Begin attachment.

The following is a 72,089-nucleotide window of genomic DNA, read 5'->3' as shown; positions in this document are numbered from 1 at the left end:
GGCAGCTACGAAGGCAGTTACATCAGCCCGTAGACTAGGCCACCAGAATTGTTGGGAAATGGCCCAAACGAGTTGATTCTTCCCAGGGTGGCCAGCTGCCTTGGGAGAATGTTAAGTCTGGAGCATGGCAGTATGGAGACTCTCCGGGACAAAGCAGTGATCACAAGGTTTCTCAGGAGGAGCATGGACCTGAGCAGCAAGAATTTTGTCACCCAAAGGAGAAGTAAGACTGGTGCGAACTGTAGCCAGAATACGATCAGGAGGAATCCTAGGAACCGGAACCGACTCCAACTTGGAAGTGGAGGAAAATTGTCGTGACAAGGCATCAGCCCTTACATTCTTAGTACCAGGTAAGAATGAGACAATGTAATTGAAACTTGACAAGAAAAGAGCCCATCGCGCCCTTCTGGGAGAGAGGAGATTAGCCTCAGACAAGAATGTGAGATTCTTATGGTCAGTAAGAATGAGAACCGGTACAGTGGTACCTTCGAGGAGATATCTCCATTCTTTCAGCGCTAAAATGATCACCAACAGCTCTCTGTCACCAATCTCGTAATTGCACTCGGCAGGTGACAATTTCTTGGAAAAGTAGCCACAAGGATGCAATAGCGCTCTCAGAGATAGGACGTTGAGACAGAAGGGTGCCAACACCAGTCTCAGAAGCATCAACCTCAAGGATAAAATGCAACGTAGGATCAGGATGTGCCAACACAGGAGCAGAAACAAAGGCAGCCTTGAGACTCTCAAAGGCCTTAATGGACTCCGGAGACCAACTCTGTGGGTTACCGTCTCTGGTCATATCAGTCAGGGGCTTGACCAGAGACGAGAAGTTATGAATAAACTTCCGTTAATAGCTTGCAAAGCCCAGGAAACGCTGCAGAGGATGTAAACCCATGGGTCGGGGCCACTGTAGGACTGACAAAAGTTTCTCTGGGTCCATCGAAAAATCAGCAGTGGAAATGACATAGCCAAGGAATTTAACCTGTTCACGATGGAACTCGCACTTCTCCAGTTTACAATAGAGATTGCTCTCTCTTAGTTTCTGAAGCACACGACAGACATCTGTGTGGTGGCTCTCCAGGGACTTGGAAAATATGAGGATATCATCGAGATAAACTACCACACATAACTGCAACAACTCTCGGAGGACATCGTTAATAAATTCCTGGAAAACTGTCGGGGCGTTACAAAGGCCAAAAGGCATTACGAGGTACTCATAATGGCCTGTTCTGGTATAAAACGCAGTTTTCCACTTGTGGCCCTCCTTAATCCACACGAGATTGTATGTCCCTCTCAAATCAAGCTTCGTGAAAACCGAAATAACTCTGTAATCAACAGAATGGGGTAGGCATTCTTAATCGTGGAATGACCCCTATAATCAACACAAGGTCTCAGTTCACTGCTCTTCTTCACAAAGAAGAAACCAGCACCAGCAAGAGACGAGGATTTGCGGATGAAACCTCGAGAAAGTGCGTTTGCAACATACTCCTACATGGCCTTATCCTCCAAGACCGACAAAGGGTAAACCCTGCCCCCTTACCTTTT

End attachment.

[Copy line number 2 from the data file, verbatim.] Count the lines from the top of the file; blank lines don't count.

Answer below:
GGCAGCTACGAAGGCAGTTACATCAGCCCGTAGACTAGGCCACCAGAATTGTTGGGAAATGGCCCAAACGAGTTGATTCTTCCCAGGGTGGCCAGCTGCCTTGGGAGAATGTTAAGTCTGGAGCATGGCAGTATGGAGACTCTCCGGGACAAAGCAGTGATCACAAGGTTTCTCAGGAGGAGCATGGACCTGAGCAGCAAGAATTTTGTCACCCAAAGGAGAAGTAAGACTGGTGCGAACTGTAGCCAGAATACGATCAGGAGGAATCCTAGGAACCGGAACCGACTCCAACTTGGAAGTGGAGGAAAATTGTCGTGACAAGGCATCAGCCCTTACATTCTTAGTACCAGGTAAGAATGAGACAATGTAATTGAAACTTGACAAGAAAAGAGCCCATCGCGCCCTTCTGGGAGAGAGGAGATTAGCCTCAGACAAGAATGTGAGATTCTTATGGTCAGTAAGAATGAGAACCGGTACAGTGGTACCTTCGAGGAGATATCTCCATTCTTTCAGCGCTAAAATGATCACCAACAGCTCTCTGTCACCAATCTCGTAATTGCACTCGGCAGGTGACAATTTCTTGGAAAAGTAGCCACAAGGATGCAATAGCGCTCTCAGAGATAGGACGTTGAGACAGAAGGGTGCCAACACCAGTCTCAGAAGCATCAACCTCAAGGATAAAATGCAACGTAGGATCAGGATGTGCCAACACAGGAGCAGAAACAAAGGCAGCCTTGAGACTCTCAAAGGCCTTAATGGACTCCGGAGACCAACTCTGTGGGTTACCGTCTCTGGTCATATCAGTCAGGGGCTTGACCAGAGACGAGAAGTTATGAATAAACTTCCGTTAATAGCTTGCAAAGCCCAGGAAACGCTGCAGAGGATGTAAACCCATGGGTCGGGGCCACTGTAGGACTGACAAAAGTTTCTCTGGGTCCATCGAAAAATCAGCAGTGGAAATGACATAGCCAAGGAATTTAACCTGTTCACGATGGAACTCGCACTTCTCCAGTTTACAATAGAGATTGCTCTCTCTTAGTTTCTGAAGCACACGACAGACATCTGTGTGGTGGCTCTCCAGGGACTTGGAAAATATGAGGATATCATCGAGATAAACTACCACACATAACTGCAACAACTCTCGGAGGACATCGTTAATAAATTCCTGGAAAACTGTCGGGGCGTTACAAAGGCCAAAAGGCATTACGAGGTACTCATAATGGCCTGTTCTGGTATAAAACGCAGTTTTCCACTTGTGGCCCTCCTTAATCCACACGAGATTGTATGTCCCTCTCAAATCAAGCTTCGTGAAAACCGAAATAACTCTGTAATCAACAGAATGGGGTAGGCATTCTTAATCGTGGAATGACCCCTATAATCAACACAAGGTCTCAGTTCACTGCTCTTCTTCACAAAGAAGAAACCAGCACCAGCAAGAGACGAGGATTTGCGGATGAAACCTCGAGAAAGTGCGTTTGCAACATACTCCTACATGGCCTTATCCTCCAAGACCGACAAAGGGTAAACCCTGCCCCCTTACCTTTT